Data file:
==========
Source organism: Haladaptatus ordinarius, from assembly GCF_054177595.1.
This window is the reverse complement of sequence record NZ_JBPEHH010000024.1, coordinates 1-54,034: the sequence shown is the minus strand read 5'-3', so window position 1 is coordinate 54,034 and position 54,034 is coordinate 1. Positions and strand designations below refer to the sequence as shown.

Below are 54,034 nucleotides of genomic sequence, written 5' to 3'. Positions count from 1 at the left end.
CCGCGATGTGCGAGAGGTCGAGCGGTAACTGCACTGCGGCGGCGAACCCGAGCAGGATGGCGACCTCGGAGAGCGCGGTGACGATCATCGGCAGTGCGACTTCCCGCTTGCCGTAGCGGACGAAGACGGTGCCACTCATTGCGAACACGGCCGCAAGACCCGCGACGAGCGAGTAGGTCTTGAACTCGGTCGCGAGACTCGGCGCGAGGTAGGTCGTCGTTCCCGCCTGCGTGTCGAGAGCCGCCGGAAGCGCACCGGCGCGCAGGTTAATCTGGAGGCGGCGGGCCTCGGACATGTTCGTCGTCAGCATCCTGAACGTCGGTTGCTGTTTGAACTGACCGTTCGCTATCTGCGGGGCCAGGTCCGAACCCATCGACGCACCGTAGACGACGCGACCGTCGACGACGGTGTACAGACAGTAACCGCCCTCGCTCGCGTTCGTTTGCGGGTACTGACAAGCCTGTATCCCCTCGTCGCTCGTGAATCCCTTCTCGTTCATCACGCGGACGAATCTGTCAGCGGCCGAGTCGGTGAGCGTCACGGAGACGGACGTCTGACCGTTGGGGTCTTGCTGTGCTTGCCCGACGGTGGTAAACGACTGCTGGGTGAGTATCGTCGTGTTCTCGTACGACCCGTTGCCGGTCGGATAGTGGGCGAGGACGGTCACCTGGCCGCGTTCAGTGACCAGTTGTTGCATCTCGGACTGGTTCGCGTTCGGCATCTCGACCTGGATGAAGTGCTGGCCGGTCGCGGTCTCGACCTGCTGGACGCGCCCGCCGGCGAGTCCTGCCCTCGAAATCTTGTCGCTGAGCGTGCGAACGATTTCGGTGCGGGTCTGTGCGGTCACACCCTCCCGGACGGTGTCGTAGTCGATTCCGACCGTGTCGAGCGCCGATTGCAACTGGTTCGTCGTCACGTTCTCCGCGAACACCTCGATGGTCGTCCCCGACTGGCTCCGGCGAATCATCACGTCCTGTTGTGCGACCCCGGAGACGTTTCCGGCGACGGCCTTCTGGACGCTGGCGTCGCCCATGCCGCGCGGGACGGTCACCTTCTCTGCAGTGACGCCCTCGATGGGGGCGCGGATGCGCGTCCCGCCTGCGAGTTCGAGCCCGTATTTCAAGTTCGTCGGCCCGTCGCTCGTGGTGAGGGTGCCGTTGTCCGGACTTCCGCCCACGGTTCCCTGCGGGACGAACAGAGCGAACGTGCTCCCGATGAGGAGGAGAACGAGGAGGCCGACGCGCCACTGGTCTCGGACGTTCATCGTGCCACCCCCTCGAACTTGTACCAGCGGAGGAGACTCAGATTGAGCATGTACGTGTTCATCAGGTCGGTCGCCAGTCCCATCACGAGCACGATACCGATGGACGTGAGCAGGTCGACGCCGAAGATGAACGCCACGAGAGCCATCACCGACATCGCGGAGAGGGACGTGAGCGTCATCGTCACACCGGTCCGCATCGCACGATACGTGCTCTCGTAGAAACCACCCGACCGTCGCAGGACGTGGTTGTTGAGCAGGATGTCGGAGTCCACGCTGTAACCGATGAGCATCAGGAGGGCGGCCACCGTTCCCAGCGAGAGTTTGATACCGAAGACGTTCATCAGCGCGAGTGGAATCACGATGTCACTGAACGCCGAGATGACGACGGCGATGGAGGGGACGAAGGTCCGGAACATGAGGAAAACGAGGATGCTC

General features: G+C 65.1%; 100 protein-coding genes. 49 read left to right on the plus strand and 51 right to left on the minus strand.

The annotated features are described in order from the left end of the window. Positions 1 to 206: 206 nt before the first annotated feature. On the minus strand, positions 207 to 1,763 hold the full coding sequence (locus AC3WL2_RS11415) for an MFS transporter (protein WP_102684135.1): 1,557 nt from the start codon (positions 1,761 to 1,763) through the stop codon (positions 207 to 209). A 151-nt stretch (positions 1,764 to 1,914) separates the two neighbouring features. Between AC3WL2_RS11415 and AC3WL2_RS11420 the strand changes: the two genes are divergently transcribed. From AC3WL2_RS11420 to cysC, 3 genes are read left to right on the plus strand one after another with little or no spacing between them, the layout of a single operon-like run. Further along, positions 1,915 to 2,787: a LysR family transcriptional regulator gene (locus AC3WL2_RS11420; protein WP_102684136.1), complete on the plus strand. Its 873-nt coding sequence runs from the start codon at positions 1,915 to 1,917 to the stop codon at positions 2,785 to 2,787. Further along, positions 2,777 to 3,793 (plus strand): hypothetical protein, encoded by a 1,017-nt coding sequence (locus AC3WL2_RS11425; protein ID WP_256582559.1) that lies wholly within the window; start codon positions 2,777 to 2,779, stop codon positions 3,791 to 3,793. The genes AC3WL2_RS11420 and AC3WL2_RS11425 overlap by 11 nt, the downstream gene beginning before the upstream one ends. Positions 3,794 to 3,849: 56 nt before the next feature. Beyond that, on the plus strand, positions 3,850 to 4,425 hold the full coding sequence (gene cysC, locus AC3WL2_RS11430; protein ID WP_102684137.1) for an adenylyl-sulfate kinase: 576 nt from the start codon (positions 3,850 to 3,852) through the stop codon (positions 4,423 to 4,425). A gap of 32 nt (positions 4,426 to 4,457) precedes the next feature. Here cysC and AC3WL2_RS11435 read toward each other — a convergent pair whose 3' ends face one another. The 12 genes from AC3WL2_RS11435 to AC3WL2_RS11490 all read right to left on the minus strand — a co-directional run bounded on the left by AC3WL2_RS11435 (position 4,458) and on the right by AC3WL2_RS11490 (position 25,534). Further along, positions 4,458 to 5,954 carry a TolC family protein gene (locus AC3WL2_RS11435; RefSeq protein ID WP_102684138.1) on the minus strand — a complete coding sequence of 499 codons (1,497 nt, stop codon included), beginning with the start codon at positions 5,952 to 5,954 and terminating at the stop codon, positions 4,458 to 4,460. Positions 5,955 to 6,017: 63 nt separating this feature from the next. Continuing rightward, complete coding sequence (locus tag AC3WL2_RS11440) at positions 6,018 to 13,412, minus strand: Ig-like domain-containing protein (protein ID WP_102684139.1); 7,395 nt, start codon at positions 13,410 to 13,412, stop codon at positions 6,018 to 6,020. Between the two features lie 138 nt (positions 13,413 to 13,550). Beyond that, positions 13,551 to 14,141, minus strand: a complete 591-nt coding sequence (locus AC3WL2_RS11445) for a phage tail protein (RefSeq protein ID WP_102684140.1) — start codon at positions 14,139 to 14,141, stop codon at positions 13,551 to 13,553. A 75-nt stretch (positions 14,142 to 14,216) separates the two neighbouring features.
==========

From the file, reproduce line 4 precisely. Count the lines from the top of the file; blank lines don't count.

CCGCGATGTGCGAGAGGTCGAGCGGTAACTGCACTGCGGCGGCGAACCCGAGCAGGATGGCGACCTCGGAGAGCGCGGTGACGATCATCGGCAGTGCGACTTCCCGCTTGCCGTAGCGGACGAAGACGGTGCCACTCATTGCGAACACGGCCGCAAGACCCGCGACGAGCGAGTAGGTCTTGAACTCGGTCGCGAGACTCGGCGCGAGGTAGGTCGTCGTTCCCGCCTGCGTGTCGAGAGCCGCCGGAAGCGCACCGGCGCGCAGGTTAATCTGGAGGCGGCGGGCCTCGGACATGTTCGTCGTCAGCATCCTGAACGTCGGTTGCTGTTTGAACTGACCGTTCGCTATCTGCGGGGCCAGGTCCGAACCCATCGACGCACCGTAGACGACGCGACCGTCGACGACGGTGTACAGACAGTAACCGCCCTCGCTCGCGTTCGTTTGCGGGTACTGACAAGCCTGTATCCCCTCGTCGCTCGTGAATCCCTTCTCGTTCATCACGCGGACGAATCTGTCAGCGGCCGAGTCGGTGAGCGTCACGGAGACGGACGTCTGACCGTTGGGGTCTTGCTGTGCTTGCCCGACGGTGGTAAACGACTGCTGGGTGAGTATCGTCGTGTTCTCGTACGACCCGTTGCCGGTCGGATAGTGGGCGAGGACGGTCACCTGGCCGCGTTCAGTGACCAGTTGTTGCATCTCGGACTGGTTCGCGTTCGGCATCTCGACCTGGATGAAGTGCTGGCCGGTCGCGGTCTCGACCTGCTGGACGCGCCCGCCGGCGAGTCCTGCCCTCGAAATCTTGTCGCTGAGCGTGCGAACGATTTCGGTGCGGGTCTGTGCGGTCACACCCTCCCGGACGGTGTCGTAGTCGATTCCGACCGTGTCGAGCGCCGATTGCAACTGGTTCGTCGTCACGTTCTCCGCGAACACCTCGATGGTCGTCCCCGACTGGCTCCGGCGAATCATCACGTCCTGTTGTGCGACCCCGGAGACGTTTCCGGCGACGGCCTTCTGGACGCTGGCGTCGCCCATGCCGCGCGGGACGGTCACCTTCTCTGCAGTGACGCCCTCGATGGGGGCGCGGATGCGCGTCCCGCCTGCGAGTTCGAGCCCGTATTTCAAGTTCGTCGGCCCGTCGCTCGTGGTGAGGGTGCCGTTGTCCGGACTTCCGCCCACGGTTCCCTGCGGGACGAACAGAGCGAACGTGCTCCCGATGAGGAGGAGAACGAGGAGGCCGACGCGCCACTGGTCTCGGACGTTCATCGTGCCACCCCCTCGAACTTGTACCAGCGGAGGAGACTCAGATTGAGCATGTACGTGTTCATCAGGTCGGTCGCCAGTCCCATCACGAGCACGATACCGATGGACGTGAGCAGGTCGACGCCGAAGATGAACGCCACGAGAGCCATCACCGACATCGCGGAGAGGGACGTGAGCGTCATCGTCACACCGGTCCGCATCGCACGATACGTGCTCTCGTAGAAACCACCCGACCGTCGCAGGACGTGGTTGTTGAGCAGGATGTCGGAGTCCACGCTGTAACCGATGAGCATCAGGAGGGCGGCCACCGTTCCCAGCGAGAGTTTGATACCGAAGACGTTCATCAGCGCGAGTGGAATCACGATGTCACTGAACGCCGAGATGACGACGGCGATGGAGGGGACGAAGGTCCGGAACATGAGGAAAACGAGGATGCTC